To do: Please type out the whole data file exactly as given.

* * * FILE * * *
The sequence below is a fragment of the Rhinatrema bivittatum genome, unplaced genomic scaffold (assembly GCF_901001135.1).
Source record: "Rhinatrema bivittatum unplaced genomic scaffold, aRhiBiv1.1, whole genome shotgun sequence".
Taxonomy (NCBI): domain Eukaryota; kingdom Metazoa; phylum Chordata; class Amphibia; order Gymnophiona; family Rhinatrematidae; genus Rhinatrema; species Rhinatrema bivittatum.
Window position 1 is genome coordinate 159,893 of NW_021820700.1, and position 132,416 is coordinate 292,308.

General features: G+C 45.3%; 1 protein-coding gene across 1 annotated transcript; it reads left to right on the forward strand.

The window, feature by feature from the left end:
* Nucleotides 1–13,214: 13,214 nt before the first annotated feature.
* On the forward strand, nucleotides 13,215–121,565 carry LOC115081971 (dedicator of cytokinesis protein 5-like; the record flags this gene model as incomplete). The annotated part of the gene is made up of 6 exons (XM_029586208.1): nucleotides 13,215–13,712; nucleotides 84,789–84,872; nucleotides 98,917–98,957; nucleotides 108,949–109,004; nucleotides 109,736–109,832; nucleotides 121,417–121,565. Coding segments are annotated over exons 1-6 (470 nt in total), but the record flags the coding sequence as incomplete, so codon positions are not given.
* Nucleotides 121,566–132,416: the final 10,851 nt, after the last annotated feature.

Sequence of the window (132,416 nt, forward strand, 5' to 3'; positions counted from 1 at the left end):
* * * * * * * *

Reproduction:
The sequence below is a fragment of the Rhinatrema bivittatum genome, unplaced genomic scaffold (assembly GCF_901001135.1).
Source record: "Rhinatrema bivittatum unplaced genomic scaffold, aRhiBiv1.1, whole genome shotgun sequence".
Taxonomy (NCBI): domain Eukaryota; kingdom Metazoa; phylum Chordata; class Amphibia; order Gymnophiona; family Rhinatrematidae; genus Rhinatrema; species Rhinatrema bivittatum.
Window position 1 is genome coordinate 159,893 of NW_021820700.1, and position 132,416 is coordinate 292,308.

General features: G+C 45.3%; 1 protein-coding gene across 1 annotated transcript; it reads left to right on the forward strand.

The window, feature by feature from the left end:
* Nucleotides 1–13,214: 13,214 nt before the first annotated feature.
* On the forward strand, nucleotides 13,215–121,565 carry LOC115081971 (dedicator of cytokinesis protein 5-like; the record flags this gene model as incomplete). The annotated part of the gene is made up of 6 exons (XM_029586208.1): nucleotides 13,215–13,712; nucleotides 84,789–84,872; nucleotides 98,917–98,957; nucleotides 108,949–109,004; nucleotides 109,736–109,832; nucleotides 121,417–121,565. Coding segments are annotated over exons 1-6 (470 nt in total), but the record flags the coding sequence as incomplete, so codon positions are not given.
* Nucleotides 121,566–132,416: the final 10,851 nt, after the last annotated feature.

Sequence of the window (132,416 nt, forward strand, 5' to 3'; positions counted from 1 at the left end):